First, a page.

- Tax implications. You’ll have to pay income tax on any debt that’s negotiated down by a debt relief company, reducing your savings to even less than you might have expected.
Are student loan debt relief companies a scam?
Not all are. There are some legit companies out there that offer debt relief to private student loan holders that are struggling with repayments. However, there are several scams that the federal government warns against. Some popular red flags include:
- Upfront fees for settlement. Debt settlement companies can’t charge fees until after they’ve delivered on their services.
- Fees for help with federal loans. Your federal student loan servicer should be able to provide all the help you need for free.
- Guarantees. Legit companies can never promise forgiveness or debt relief up front.
You can make sure your student loan debt relief company is legit by verifying information, such as the business’s address and website. Reading customer reviews on sites that verify users like Trustpilot can also give you an idea of what to expect.
Think you’re a victim of a debt relief scam? You can file a complaint with the CFPB, Better Business Bureau (BBB) and the Federal Trade Commission. Check out our article on student loan scams to learn more about what to avoid.
Will student loan debt relief affect my credit?
Student loan debt relief can have both negative and positive effects on your credit. Credit counseling can improve your credit by giving you the tools you need to pay off your student loans on time.
Debt management and settlement can ultimately improve your credit by getting you out of default or giving you a repayment plan you can follow. But it could hurt your credit in the short term if you continue to miss repayments during the negotiation process.
And if you fail to complete the program, you could end up filing for bankruptcy, which can stay on your credit report for as long as 10 years.
4 tips to make student loan debt relief a smart move
Debt relief can be helpful as long as you sign up for the right program and take some precautions in advance:
- Start with credit counseling. If you’re late on repayments or think you might struggle with repayments in the future, credit counseling can help you avoid defaulting in the first place.
- Reach out to your servicer first. Your servicer should be the first place you go when you can’t afford your loan — it might be able to offer options that make debt relief unnecessary.
- Do your research. When you’ve exhausted all other choices, read customer reviews and look out for lawsuits against any debt relief company you’re considering to make sure it’s the real deal.
- Consider the total cost before signing up. That means interest that could potentially add up while you’re in the debt relief program, as well as fees and taxes.
6 alternatives to get out of student loan debt
You have other options from debt relief if you’ve defaulted on your student loans — or are about to. Debt relief might not be the right one, especially if you have federal loans. Consider all alternatives first before signing up for a debt relief program.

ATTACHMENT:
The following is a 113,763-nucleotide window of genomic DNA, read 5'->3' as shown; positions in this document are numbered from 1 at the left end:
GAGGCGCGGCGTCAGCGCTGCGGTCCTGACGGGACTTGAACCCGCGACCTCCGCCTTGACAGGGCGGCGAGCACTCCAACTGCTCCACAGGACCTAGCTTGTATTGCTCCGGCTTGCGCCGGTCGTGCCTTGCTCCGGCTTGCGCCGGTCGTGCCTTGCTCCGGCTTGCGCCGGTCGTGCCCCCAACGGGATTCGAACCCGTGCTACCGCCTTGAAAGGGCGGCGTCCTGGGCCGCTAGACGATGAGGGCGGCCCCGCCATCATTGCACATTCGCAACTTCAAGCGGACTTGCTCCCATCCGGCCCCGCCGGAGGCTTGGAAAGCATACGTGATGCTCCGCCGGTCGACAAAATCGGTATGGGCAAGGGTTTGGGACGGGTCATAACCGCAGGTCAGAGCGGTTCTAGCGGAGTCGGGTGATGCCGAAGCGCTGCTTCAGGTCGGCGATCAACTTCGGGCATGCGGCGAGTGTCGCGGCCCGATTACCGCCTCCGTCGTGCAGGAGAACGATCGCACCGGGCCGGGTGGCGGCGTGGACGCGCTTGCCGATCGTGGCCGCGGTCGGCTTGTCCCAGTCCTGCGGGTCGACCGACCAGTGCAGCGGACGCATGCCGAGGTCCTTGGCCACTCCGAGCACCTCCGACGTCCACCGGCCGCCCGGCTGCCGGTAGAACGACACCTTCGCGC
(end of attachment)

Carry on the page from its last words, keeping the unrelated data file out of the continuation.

1. Change your repayment plan
If you’re late on repayments and don’t see a change in the future, talk to your servicer about changing your repayment plan.
Federal student loans comes with several repayment options including income-driven repayments and plans that increase over time. Private lenders typically don’t advertise alternatives, but might be flexible if you’re in danger of defaulting.
2. Apply for deferment or forbearance
When money is temporarily short — say you get laid off or decide to go back to school — you might qualify to put your student loan repayments on hold. Both federal and private lenders offer at least one of these two, though you have more options with federal loans.
While it’ll save you in the short term, your servicer adds all of the interest while your repayments are paused to your loan balance, making your loan even more expensive.
3. Look into forgiveness, cancellation or discharge programs
Depending on your career and personal situation, you might be able to qualify to have your student loans completely or partially dismissed. Healthcare professionals, lawyers, service members and public servants might want to take a particularly close look at this one.
While there are more programs open for federal loan holders, there are many loan repayment assistance programs (LRAPs) available for both, which can significantly reduce your student debt if you meet the eligibility criteria.
4. Sign up for federal student loan rehabilitation
Already defaulted on your federal loans? Debt relief generally isn’t an option, but you can get out of federal loan default by signing up for rehabilitation and making nine monthly repayments adjusted to fit your income. Reach out to your servicer to get started.
5. Consolidate your federal student loans
Applying for a federal Direct Consolidation Loan is another way to get a federal loan out of default. Consolidation involves taking out a new federal loan to pay off all of your current federal student loans together, potentially with a different servicer and repayment plan.
6. Refinance your federal and private student loans
If your repayments are up to date and you have strong credit, refinancing with a private student loan provider could give you the rates and terms you need. Just make sure you understand what benefits you stand to lose by refinancing your federal loans with a private company.
Can student loans be discharged during bankruptcy?
It’s possible to get your student loans discharged during bankruptcy, though not guaranteed. To do so, you must file for Chapter 7 or 13 and have the judge determine that your repayments cause “undue hardship” to you and your family.
As of February 2019, the DoE is revisiting its definition of “undue hardship” to make it easier to discharge your student loans during bankruptcy proceedings.
Compare student loan refinancing options
Student loan debt relief is generally a last-resort option for private student loan holders who have already defaulted on their loans. With the exception of credit counseling, you likely need an alternative if you’re paying off federal loans or are technically just delinquent. If you decide to go this route, make sure the debt relief company is legit and that you understand all of the costs involved before signing up. Or check out these other resources for help with your student loans.